What he witnessed opened his heart and mind: “It was a shocking thing to learn what migration was all about, and we ended [up] at El Faro” for a church service. There, he found a company of people who had a keen desire to meet the physical and spiritual needs of displaced persons impacted by migration patterns and immigration laws. Essentially, the Border Church has a community of people who want to accompany anyone in need of “bread” along the way.
Guillermo thinks God leads people into the church, but he only sees models he describes as: “Recycling, recycling, recycling.” The recycled leaders lead, according to Guillermo, too many other leaders with too many thoughts. Since there is not more to do, he thinks these leaders just fight one another, which eventually leads to division. He reminds me that God does not divide but instead multiplies, while people cause division instead of getting outside to multiply their efforts.
In the work of justice—or any other faith-based work for that matter—knowing the purpose of the work is crucial to doing it well. Why are we helping these people in the first place? What is our end goal? What are the required benchmarks?
The English word accompany and its Spanish cognate acompañar originally come from late Latin (the English version by way of French).[i] In Latin, like in Spanish, the prefix a means “to” or “toward.” What English held onto in words such as accompanist, company, and companion was com. Spanish has the similar con as both a lone-standing preposition and a prefix meaning “with.” Finally, the Latin panis and its shortened Spanish descendent pan both mean bread. This is not how a language professor would describe the term, but to accompany/acompañar an object has a real sense of sharing bread with it. As such, when we accompany/acompañamos a person or group, we are sharing “bread” with them. This is such a fitting understanding for what Guillermo and his companions at the Border Church do in a physical and spiritual sense. It’s an essential part of the basileia spirit.
Guillermo sums up the works and the acts of worship we perform at the Border Church as doing “the will of God,” his key practice for Christian life. To him, each Sunday is different because different people come every week. The ambiance changes. Sometimes, there are many tears, like when a man hired a trio to sing through the fence to the wife he cannot embrace. Other times, the atmosphere is tense, such as when Guillermo’s deported friend had a cold interaction with a suited-up American who turned out to be a lawyer serving divorce papers. Even in those challenging situations, there is an overarching sense of solidarity on the Mexican side of the fence.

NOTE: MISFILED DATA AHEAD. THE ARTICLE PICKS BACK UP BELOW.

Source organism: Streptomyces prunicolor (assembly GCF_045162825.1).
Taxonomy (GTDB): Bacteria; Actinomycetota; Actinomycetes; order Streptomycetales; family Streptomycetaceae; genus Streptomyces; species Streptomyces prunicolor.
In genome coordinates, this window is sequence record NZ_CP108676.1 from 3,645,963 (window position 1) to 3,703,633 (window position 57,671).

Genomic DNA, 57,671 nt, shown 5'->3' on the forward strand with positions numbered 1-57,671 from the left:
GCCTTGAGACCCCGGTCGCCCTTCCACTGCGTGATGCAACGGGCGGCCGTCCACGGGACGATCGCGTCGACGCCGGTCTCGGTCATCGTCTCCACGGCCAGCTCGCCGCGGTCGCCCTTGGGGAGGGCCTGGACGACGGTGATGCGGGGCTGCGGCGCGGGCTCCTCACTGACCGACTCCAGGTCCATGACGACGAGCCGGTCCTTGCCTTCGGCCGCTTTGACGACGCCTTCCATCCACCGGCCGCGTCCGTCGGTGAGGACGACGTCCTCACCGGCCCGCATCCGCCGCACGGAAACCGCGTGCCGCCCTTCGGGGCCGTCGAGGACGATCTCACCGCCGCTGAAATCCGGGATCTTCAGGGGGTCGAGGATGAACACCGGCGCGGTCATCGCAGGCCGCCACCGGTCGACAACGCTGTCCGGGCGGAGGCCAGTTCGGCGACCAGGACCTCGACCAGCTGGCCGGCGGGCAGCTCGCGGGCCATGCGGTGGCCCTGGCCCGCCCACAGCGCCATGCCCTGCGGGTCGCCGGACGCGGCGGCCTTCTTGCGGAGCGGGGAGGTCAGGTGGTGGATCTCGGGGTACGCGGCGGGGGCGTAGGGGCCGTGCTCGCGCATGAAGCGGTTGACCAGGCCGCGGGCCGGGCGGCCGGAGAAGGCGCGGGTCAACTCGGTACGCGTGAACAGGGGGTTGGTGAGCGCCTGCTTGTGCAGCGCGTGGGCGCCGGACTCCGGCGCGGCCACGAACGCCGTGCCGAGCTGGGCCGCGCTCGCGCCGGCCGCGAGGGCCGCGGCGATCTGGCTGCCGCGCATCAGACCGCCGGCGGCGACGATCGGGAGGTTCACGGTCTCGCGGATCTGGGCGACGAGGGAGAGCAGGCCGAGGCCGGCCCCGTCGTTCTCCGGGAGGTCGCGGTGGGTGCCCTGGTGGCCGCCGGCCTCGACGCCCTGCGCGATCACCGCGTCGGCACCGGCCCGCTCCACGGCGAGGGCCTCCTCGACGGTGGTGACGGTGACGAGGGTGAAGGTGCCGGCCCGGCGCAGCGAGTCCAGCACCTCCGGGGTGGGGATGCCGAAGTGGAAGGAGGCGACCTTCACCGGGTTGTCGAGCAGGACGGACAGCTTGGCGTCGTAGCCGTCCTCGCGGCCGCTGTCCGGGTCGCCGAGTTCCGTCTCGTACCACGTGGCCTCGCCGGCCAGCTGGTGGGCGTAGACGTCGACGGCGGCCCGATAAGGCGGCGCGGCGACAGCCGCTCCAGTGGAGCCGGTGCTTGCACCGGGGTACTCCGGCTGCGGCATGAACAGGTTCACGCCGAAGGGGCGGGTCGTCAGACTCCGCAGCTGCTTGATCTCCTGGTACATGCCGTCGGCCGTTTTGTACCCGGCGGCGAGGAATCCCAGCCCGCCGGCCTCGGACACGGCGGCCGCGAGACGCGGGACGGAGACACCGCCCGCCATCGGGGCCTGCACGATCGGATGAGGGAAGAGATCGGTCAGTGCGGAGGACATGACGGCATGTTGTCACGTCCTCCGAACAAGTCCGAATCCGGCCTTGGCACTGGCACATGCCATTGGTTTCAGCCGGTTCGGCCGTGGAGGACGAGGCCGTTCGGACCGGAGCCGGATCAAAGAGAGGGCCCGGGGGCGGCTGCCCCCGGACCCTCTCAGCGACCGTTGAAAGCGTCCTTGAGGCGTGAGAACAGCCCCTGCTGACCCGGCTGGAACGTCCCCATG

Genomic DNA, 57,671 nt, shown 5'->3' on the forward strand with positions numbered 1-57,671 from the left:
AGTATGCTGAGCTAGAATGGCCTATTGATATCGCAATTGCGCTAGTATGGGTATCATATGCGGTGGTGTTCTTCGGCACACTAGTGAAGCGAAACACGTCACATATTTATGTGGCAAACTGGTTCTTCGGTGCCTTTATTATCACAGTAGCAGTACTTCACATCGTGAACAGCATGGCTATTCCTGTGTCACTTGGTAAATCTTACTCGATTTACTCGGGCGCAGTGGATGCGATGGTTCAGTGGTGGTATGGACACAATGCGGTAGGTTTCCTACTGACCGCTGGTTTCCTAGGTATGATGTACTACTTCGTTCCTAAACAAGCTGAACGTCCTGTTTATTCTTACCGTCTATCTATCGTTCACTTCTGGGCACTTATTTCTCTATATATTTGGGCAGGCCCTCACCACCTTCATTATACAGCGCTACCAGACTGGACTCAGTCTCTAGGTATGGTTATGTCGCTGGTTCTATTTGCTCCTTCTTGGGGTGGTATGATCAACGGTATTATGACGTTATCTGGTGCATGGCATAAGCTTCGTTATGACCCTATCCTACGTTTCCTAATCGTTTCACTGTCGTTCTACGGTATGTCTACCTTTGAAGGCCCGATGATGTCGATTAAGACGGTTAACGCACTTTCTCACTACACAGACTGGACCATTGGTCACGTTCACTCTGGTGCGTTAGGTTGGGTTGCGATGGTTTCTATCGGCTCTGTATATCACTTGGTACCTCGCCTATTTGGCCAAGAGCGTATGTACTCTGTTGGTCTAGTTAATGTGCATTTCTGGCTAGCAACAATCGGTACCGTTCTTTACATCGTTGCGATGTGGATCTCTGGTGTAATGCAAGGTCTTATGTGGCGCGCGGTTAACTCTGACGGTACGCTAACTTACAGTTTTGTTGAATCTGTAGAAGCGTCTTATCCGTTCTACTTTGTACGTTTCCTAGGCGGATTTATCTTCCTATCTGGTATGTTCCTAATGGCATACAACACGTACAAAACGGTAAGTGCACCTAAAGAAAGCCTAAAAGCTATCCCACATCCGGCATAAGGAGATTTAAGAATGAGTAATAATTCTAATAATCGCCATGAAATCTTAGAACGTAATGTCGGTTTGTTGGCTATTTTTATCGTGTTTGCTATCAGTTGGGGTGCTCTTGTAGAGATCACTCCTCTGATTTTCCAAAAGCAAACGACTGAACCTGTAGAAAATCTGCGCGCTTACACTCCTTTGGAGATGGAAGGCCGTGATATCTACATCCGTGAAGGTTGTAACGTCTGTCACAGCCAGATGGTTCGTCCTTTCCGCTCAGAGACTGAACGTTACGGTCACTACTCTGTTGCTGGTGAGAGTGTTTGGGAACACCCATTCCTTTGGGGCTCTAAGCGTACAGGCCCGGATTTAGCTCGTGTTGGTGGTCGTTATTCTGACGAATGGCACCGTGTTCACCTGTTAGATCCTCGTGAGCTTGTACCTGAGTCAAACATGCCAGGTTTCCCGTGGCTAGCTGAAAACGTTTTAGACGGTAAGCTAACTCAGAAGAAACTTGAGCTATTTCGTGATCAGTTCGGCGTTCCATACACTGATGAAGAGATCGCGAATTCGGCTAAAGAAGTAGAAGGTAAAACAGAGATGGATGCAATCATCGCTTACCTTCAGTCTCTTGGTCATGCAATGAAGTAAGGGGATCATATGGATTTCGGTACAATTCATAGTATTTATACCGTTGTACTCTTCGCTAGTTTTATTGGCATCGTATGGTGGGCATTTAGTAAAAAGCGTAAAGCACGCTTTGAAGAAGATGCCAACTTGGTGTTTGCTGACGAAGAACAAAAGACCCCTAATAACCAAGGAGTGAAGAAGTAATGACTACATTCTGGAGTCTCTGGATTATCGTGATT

Accompaniment is a vital part of that obedience for Guillermo. His heart is with the homeless migrants and deportees first and foremost. For him, accompaniment means holding them, listening to them, and learning from them.
In the work of justice—or any other faith-based work for that matter – knowing the purpose of the work is crucial to doing it well. Why are we helping these people in the first place? What is our end goal? What are the required benchmarks? Scripture offers many possible starting points for such questions. There’s the good news of God’s reign (Matthew 10:7), help for the marginalized as succor for the Messiah himself (Matthew 25:40), and being witnesses of Jesus moving about the earth (Acts 1:8)—to name a few. From there, plan a road map based on your community and core strengths.
Our mission statement at the Border Church is “to follow Jesus and seek the reign of God by breaking bread along and across the San Diego-Tijuana border.” From there, we contextualize biblical motifs related to the basileia and use this mission as a road guide along our way to the ministry’s vision, which is “That God’s love would reign over the US-Mexico borderlands so that all people, sitting together at a common table, would experience heaven on earth.” So, not only is the mission founded upon God’s basileia, but the vision aims to broaden the experience of the basileia for many in this place.
The views expressed are those of the author and not necessarily those of American Baptist Home Mission Societies.